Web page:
A commercial real estate (CRE) loan is a mortgage that is secured by commercial real estate, as opposed to a traditional residential property.
Commercial real estate refers to a property that is utilized for commercial purposes – examples include shops, offices, apartments, and hotels.
A CRE loan is available to small businesses looking to buy, expand, or renew their properties. These loans are usually made to corporations, partnerships, trusts, developers, mutual funds, and real estate trusts.
A business entity buys a commercial property, rents space, and then collects rental income from businesses on the property.
The financing is done through a commercial real estate loan for these ventures, which includes the purchase, construction, and development of properties.
A business entity or investor who buys a commercial property may rent space with the goal of collecting rental income from business tenants using the property.
If the property is financed, it is done with a commercial real estate loan for these ventures. Possible uses of the CRE loan may include the purchase, construction, or development of properties.
How a CRE Loan Works
Just like residential real estate, the market for providing CRE loans has many players. These include lenders, banks, pension funds, private investors, insurance companies, and other entities such as the US Small Business Administration (SBA).
The SBA’s 504 loan program is actively involved in helping small businesses with commercial real estate loans.
💡 Tip: Compare the best commercial loans for real estate here.
Like home lenders, commercial lenders also take on various levels of risk, which is why they offer different terms to borrowers.
The most popular home loan is a fixed-rate, 30-year mortgage. Loans for commercial real estate tend to be shorter, with terms ranging from five years (or less) to 20 years. The amortization period may also be longer than loan term.
- A lender can provide a commercial real estate loan for seven years with a 30-year amortization.
The borrower pays monthly installments during the seven-year term.
The lender determines the monthly payments as if the loan was repaid over a 30-year period. This is then followed by a last “balloon” payment of the remaining loan balance.
When applying for a commercial real estate loan, lenders consider:
- The nature of the collateral (property purchased).
- The entity’s creditworthiness (or that of the principals/owners), which may require financial statements and tax returns for the last three to five years.
- The business’s loan-to-value and debt service coverage ratios.
Commercial real estate loans are usually more expensive compared to home loans. Down payments typically range between 20% and 30% of the purchase price.
Commercial Real Estate Loan Rates
Commercial real estate loan rates are higher than home loan rates as well: around 10-20%.
Loans backed by the Small Business Administration (SBA) are usually among the cheapest but still may carry interest rates above 10% in 2022.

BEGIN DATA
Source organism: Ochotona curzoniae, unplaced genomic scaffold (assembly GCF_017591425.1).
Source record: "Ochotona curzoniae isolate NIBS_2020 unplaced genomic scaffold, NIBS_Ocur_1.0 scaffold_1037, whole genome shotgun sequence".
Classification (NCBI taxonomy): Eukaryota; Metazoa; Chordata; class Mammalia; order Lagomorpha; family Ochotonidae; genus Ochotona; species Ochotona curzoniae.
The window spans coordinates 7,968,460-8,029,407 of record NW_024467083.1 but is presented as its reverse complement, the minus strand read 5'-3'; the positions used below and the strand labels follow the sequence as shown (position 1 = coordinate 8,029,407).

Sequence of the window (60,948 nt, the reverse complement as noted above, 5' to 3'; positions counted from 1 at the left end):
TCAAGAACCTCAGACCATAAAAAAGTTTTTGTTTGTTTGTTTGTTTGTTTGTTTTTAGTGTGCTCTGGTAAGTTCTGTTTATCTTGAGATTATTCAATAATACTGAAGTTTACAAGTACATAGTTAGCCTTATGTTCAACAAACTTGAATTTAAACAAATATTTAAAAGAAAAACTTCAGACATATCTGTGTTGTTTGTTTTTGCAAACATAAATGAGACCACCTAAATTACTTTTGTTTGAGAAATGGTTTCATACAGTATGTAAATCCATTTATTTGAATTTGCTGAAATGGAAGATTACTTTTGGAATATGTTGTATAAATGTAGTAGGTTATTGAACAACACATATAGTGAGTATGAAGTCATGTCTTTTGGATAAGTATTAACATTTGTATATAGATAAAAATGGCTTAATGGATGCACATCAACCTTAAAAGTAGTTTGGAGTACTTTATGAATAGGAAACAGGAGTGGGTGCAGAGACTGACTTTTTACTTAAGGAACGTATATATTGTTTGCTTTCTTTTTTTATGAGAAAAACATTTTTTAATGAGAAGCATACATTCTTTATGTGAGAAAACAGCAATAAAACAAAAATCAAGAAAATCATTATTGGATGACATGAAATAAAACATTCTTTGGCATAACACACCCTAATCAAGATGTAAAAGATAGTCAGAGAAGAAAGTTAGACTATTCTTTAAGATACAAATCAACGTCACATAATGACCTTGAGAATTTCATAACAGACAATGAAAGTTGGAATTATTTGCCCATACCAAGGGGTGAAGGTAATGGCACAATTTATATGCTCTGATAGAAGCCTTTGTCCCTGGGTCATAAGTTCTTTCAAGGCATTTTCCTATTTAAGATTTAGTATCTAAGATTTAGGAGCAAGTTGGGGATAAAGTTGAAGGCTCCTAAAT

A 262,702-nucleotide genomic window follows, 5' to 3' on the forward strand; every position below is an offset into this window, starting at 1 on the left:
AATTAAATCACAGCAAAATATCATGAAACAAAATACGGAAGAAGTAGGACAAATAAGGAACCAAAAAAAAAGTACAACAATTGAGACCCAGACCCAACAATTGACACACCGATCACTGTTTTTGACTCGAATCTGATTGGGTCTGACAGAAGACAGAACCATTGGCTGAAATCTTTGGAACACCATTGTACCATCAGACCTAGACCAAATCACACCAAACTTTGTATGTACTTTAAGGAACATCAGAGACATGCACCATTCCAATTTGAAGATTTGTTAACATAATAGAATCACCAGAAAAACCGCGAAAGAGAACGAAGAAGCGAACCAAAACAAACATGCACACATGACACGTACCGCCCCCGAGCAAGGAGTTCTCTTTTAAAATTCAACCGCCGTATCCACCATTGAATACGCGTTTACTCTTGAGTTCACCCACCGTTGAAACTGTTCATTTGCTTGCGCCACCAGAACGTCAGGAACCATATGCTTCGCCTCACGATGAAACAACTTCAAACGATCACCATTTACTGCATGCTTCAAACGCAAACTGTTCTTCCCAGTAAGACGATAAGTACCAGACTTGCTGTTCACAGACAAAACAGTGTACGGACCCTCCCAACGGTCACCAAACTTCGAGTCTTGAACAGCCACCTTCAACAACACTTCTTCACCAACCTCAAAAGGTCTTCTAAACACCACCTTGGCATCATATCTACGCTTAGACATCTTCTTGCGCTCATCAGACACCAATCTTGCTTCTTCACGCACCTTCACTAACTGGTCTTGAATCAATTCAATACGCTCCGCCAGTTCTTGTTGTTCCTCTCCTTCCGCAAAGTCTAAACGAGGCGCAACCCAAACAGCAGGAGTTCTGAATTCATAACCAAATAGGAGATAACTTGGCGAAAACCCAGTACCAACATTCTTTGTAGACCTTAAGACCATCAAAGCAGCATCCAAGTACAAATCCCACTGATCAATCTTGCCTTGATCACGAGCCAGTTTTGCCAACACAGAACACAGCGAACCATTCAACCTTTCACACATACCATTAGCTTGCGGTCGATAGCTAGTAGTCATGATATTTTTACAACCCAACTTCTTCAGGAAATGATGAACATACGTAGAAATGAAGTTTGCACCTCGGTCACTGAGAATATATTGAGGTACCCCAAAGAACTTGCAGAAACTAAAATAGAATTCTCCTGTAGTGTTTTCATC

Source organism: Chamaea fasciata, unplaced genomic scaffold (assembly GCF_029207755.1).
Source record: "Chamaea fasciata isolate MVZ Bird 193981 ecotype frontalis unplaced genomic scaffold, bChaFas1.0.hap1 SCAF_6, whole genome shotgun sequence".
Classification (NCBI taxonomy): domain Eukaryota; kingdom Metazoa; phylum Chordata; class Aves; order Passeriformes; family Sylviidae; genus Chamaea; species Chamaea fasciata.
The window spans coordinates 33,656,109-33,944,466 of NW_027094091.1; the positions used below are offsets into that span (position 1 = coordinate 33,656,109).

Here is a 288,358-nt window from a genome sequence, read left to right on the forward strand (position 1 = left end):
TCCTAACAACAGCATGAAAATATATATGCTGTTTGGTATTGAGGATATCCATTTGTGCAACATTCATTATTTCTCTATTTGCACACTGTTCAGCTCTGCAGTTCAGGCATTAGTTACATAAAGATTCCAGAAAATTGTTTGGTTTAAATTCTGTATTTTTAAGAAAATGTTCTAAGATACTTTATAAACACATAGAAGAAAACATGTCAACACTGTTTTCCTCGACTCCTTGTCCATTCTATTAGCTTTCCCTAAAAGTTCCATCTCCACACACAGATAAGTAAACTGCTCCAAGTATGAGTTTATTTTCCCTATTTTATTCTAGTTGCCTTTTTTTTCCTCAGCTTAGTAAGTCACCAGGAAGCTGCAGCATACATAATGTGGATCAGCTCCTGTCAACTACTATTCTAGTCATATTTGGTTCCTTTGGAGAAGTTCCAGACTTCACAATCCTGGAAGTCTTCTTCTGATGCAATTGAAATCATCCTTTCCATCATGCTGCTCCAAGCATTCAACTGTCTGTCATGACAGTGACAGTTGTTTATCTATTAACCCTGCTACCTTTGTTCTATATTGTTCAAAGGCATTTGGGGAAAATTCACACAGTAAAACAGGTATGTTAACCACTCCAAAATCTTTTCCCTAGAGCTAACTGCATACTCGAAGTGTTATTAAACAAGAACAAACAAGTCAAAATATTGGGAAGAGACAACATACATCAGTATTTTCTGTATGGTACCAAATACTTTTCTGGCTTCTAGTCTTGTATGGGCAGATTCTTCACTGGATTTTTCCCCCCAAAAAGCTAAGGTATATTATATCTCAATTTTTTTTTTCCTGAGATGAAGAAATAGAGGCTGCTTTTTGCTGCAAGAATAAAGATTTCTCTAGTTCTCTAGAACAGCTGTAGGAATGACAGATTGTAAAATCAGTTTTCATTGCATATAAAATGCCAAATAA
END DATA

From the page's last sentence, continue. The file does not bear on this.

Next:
Note: CRE loans are aimed at financing real estate that is specifically used for business purposes.
Types of Commercial Real Estate Loans
These are the most common CRE loan types:
- Fixed loans are the first commercial real estate mortgage loans. An indefinite loan must have amortization and a minimum period of five years.
- SBA loans are made by traditional and non-traditional lenders but are guaranteed by the SBA. There are several different SBA loans that are designed for different types of borrowers. The most popular of which is the 7 (a) loan.
- Bridging loans provide a short-term first commercial mortgage loan, typically for a period of six months to three years. Bridging loans are usually obtained while the borrower works to secure long-term financing.
SBA 504 Loans
The SBA 504 loan program provides fixed-rate, long-term financing for commercial entities up to $5 million to promote job creation and business growth.
SBA commercial real estate loan programs are available through SBA’s community-based partners and Certified Development Companies (CDCs).
A Certified Development Company is a non-profit organization that promotes job creation and economic development with 504 loans.
You are eligible for a 504 loan if your business:
- Operates as a for-profit company in the United States.
- Has a net worth of less than $15 million.
- Has an average net income of less than $5 million for the two years preceding your application, and after federal income taxes.
To apply for an SBA commercial real estate loan, find a CDC near you to ensure you are dealing with an approved lender.
Prepare your 504 loan authorization package with the available 504 Authorization File Library to keep track of all documents you’ll need to apply for a 504 CDC loan.
Commercial Bridging Loans
Bridging loans offer quick financing that is used to fill the gap until long-term financing for commercial real estate is secured.
A business owner, for example, can use a bridging loan to compete with bidders when making offers on a property. Once they have secured the property, they can refinance to a long-term loan.
In general, most bridging loans are very short-lived (often six months to three years) and must be repaid in full at maturity.
The interest rate on bridging loans is typically several percentage points higher than the current market rate.
Commercial bridging loans are more readily available from alternative lenders than banks and credit unions.
Note: As shorter terms increase the lender’s risk, it can be difficult to qualify for a bridging loan.
Business owners typically need strong credit and a low debt-to-income ratio to be approved.
Advances typically range from 10% to 20% and often close faster than conventional real estate loans.
Find the best commercial real estate loans here.
- U.S. Small Business Administrationaccessed on July 13, 2022